White Coat Chronicles is a blog written by third year Creighton University students Emily Allen and Ryan Saliga who train at CHI Health Creighton University Medical Center - Bergan Mercy. The blog chronicles their lives as students and as a young couple who plan to be married this summer.
I have been volunteering with Open Door Mission homeless shelter in Omaha for more than a year now. It is a free clinic that is open twice a month and offers basic health services to anyone who needs them. It is run by Dale Agner, MD, of Clarkson Family Medicine and students from both Creighton University and the University of Nebraska Medical Center volunteer there. I love that students from both schools come together - united by a passion for service.
Our patients are usually residents of the shelter and some are involved in the substance abuse programs there. Their conditions range from colds to diabetic foot ulcers, to congestive heart failure to sepsis. We provide transportation to the emergency department if warranted and arrange follow-up care as needed. Dr. Agner describes it as an urgent care/triage center, and more often than not, it is controlled chaos.
Amid the chaos, there is beautiful combination of medicine and faith. We are encouraged to pray with the patients, and, to be honest, they often seem more thankful for prayer than for the medical services. Many of these patients have been battling the same medical conditions for years, and often they already have an established provider; however, the social situations they face can seem insurmountable and are too often much more devastating than any medical condition. When the patients come, we spend much of the visit listening – really listening - to stories about their life and their struggles. Patients come to us for support and love - we gladly offer both.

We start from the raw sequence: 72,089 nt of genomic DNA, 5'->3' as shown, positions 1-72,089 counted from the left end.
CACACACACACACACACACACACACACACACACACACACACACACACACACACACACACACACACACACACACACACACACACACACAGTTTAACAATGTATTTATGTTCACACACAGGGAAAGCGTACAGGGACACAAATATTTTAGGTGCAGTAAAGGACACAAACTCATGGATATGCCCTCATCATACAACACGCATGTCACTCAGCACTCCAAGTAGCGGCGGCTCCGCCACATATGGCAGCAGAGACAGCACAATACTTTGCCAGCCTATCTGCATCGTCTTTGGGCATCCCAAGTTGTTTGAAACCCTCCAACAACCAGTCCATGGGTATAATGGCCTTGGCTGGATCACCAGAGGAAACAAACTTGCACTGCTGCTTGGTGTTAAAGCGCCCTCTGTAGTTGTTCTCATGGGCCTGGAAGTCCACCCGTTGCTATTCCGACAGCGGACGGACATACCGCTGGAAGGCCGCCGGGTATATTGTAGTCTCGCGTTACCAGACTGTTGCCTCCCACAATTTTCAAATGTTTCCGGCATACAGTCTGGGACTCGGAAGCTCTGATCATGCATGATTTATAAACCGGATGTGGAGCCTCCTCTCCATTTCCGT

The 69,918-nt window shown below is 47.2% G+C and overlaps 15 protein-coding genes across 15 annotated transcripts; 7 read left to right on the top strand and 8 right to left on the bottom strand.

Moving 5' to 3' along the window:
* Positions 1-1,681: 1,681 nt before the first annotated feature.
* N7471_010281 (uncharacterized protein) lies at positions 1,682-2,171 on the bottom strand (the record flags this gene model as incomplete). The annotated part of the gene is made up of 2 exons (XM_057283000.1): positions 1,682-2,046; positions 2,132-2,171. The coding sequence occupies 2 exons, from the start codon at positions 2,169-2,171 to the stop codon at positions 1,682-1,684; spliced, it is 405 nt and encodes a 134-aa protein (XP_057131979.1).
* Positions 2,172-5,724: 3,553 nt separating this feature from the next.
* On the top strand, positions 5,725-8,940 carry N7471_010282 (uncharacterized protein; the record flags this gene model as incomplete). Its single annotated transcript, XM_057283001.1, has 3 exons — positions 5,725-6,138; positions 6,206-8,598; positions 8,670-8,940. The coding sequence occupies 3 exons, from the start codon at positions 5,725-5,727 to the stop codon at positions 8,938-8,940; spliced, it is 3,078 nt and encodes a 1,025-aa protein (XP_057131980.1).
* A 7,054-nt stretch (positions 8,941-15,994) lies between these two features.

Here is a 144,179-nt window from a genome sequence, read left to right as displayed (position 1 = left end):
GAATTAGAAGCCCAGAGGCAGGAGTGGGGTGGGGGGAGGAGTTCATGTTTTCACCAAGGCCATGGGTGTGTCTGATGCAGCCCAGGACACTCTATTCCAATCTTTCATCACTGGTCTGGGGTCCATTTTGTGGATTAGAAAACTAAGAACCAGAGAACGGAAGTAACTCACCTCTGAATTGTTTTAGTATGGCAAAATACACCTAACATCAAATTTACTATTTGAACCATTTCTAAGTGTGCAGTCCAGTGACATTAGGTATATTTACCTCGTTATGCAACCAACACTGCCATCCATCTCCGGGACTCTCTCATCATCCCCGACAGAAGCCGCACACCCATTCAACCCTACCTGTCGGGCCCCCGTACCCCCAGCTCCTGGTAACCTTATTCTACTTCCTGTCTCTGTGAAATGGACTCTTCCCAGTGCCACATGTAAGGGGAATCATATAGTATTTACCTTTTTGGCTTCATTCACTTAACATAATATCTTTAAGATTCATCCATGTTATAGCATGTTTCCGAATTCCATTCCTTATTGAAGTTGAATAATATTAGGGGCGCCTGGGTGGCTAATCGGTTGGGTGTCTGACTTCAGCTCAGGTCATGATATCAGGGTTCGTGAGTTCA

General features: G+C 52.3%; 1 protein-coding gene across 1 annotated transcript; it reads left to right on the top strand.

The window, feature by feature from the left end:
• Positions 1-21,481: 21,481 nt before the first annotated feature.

It occurs to me that human dignity is something we too often take for granted. These patients recount how people avoid them in the streets, or how they are ushered away from establishments. Our clinic is a place they know they can come and be welcomed, loved and listened to. We, as volunteers also feel the love from our patients and from one another. We have started prayer and fellowship nights to grow together as a team, pray for our patients, and process what we have seen and learned at the clinic.
I wish I could find the right words to tell you what an amazing learning opportunity this is for me as a student. I get to see, first-hand, the complicated social and medical interplay in the most difficult of circumstances, and I get to learn new things like ultrasound and other diagnostic techniques.
If Ryan and I remain in the U.S. to practice, I am very interested in pursuing street and homeless medicine. It is such a privilege to work with these people and to meet them where they are. Volunteering in this clinic has reaffirmed this for me time and time again.